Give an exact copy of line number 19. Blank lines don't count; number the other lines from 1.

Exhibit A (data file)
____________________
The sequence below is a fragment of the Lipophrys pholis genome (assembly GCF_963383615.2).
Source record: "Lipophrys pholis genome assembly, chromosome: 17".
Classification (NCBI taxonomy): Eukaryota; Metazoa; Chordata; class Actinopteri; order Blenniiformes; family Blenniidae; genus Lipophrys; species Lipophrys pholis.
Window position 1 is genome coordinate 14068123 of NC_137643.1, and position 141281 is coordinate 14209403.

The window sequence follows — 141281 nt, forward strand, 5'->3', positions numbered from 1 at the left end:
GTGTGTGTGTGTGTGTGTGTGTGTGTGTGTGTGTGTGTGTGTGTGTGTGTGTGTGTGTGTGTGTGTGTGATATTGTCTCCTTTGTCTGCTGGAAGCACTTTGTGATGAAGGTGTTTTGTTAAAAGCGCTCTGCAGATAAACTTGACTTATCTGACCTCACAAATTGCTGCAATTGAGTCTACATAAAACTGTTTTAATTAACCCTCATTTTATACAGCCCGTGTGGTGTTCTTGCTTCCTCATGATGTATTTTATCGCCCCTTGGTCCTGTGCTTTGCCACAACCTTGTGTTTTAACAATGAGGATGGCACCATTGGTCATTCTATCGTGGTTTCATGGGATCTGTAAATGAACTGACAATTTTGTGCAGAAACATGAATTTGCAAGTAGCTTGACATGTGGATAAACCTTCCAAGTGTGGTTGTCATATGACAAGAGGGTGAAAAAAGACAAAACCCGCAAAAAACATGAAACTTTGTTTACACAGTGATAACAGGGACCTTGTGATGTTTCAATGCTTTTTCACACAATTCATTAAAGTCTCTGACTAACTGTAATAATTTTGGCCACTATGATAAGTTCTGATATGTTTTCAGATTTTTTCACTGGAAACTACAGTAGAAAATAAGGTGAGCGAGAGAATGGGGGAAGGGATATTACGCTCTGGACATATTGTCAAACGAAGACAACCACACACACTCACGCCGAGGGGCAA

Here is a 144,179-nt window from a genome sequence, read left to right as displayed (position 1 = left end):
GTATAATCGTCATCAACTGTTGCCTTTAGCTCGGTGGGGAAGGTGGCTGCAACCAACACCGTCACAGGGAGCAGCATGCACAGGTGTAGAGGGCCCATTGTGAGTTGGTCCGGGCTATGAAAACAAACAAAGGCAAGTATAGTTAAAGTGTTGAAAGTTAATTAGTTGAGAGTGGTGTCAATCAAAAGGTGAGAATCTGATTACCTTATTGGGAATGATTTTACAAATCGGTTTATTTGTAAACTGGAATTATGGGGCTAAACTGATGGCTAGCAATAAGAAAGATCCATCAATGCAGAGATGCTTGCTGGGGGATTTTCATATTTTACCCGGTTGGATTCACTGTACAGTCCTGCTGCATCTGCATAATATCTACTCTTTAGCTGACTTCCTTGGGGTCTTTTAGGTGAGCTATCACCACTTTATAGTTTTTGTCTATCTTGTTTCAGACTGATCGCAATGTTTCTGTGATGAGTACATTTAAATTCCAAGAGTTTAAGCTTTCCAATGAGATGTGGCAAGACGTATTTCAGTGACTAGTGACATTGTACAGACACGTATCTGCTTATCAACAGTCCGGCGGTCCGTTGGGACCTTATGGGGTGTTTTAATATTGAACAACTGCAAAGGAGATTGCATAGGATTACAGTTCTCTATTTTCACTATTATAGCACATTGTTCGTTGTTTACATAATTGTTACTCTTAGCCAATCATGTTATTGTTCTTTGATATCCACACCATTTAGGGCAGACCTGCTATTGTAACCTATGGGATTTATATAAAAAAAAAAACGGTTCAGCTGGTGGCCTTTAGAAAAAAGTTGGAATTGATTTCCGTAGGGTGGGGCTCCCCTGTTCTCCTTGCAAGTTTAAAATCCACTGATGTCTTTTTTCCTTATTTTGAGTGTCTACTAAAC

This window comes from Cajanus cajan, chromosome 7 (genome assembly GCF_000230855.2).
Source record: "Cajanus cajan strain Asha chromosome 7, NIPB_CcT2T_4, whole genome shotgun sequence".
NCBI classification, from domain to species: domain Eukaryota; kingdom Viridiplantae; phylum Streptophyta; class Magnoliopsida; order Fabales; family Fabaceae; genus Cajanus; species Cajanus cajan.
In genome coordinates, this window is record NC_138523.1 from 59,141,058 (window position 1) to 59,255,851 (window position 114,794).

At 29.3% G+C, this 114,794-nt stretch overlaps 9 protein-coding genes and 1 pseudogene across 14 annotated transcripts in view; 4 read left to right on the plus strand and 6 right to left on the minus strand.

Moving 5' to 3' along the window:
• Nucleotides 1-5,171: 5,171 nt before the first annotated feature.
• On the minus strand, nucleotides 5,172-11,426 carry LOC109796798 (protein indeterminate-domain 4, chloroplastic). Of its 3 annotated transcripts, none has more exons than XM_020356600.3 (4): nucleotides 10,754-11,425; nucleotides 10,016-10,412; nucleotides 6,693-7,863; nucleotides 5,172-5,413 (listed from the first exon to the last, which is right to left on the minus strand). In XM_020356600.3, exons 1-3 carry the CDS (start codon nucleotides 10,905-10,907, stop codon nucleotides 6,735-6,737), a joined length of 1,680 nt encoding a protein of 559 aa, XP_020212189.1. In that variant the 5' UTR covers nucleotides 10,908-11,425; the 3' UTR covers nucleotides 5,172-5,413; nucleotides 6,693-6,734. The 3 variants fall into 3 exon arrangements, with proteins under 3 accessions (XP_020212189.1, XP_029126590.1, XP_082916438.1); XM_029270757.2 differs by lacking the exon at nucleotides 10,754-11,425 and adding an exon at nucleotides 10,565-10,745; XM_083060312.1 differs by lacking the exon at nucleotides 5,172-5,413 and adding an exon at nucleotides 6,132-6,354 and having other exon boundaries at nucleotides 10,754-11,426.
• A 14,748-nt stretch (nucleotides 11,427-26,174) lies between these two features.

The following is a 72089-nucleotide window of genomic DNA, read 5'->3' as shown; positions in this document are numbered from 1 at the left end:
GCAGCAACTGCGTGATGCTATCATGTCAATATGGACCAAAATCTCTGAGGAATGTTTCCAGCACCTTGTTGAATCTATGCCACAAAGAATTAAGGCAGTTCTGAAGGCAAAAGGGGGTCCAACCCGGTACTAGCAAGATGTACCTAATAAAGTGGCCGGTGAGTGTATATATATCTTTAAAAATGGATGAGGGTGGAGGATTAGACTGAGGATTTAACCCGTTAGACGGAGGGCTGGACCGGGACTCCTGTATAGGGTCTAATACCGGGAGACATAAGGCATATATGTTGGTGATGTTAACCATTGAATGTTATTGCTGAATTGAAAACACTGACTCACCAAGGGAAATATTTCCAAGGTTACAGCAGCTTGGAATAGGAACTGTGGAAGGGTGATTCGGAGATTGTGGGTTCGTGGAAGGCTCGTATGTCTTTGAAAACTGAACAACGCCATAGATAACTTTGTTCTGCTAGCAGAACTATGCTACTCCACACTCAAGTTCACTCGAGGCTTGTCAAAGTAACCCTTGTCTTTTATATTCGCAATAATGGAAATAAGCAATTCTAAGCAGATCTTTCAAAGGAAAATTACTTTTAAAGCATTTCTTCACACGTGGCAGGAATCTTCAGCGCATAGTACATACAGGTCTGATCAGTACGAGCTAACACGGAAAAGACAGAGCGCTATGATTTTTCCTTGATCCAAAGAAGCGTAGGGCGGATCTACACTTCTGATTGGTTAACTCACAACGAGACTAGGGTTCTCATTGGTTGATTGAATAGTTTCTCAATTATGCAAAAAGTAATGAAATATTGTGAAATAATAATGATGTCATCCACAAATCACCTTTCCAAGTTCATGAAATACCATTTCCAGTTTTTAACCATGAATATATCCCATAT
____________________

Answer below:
GCAGCAACTGCGTGATGCTATCATGTCAATATGGACCAAAATCTCTGAGGAATGTTTCCAGCACCTTGTTGAATCTATGCCACAAAGAATTAAGGCAGTTCTGAAGGCAAAAGGGGGTCCAACCCGGTACTAGCAAGATGTACCTAATAAAGTGGCCGGTGAGTGTATATATATCTTTAAAAATGGATGAGGGTGGAGGATTAGACTGAGGATTTAACCCGTTAGACGGAGGGCTGGACCGGGACTCCTGTATAGGGTCTAATACCGGGAGACATAAGGCATATATGTTGGTGATGTTAACCATTGAATGTTATTGCTGAATTGAAAACACTGACTCACCAAGGGAAATATTTCCAAGGTTACAGCAGCTTGGAATAGGAACTGTGGAAGGGTGATTCGGAGATTGTGGGTTCGTGGAAGGCTCGTATGTCTTTGAAAACTGAACAACGCCATAGATAACTTTGTTCTGCTAGCAGAACTATGCTACTCCACACTCAAGTTCACTCGAGGCTTGTCAAAGTAACCCTTGTCTTTTATATTCGCAATAATGGAAATAAGCAATTCTAAGCAGATCTTTCAAAGGAAAATTACTTTTAAAGCATTTCTTCACACGTGGCAGGAATCTTCAGCGCATAGTACATACAGGTCTGATCAGTACGAGCTAACACGGAAAAGACAGAGCGCTATGATTTTTCCTTGATCCAAAGAAGCGTAGGGCGGATCTACACTTCTGATTGGTTAACTCACAACGAGACTAGGGTTCTCATTGGTTGATTGAATAGTTTCTCAATTATGCAAAAAGTAATGAAATATTGTGAAATAATAATGATGTCATCCACAAATCACCTTTCCAAGTTCATGAAATACCATTTCCAGTTTTTAACCATGAATATATCCCATAT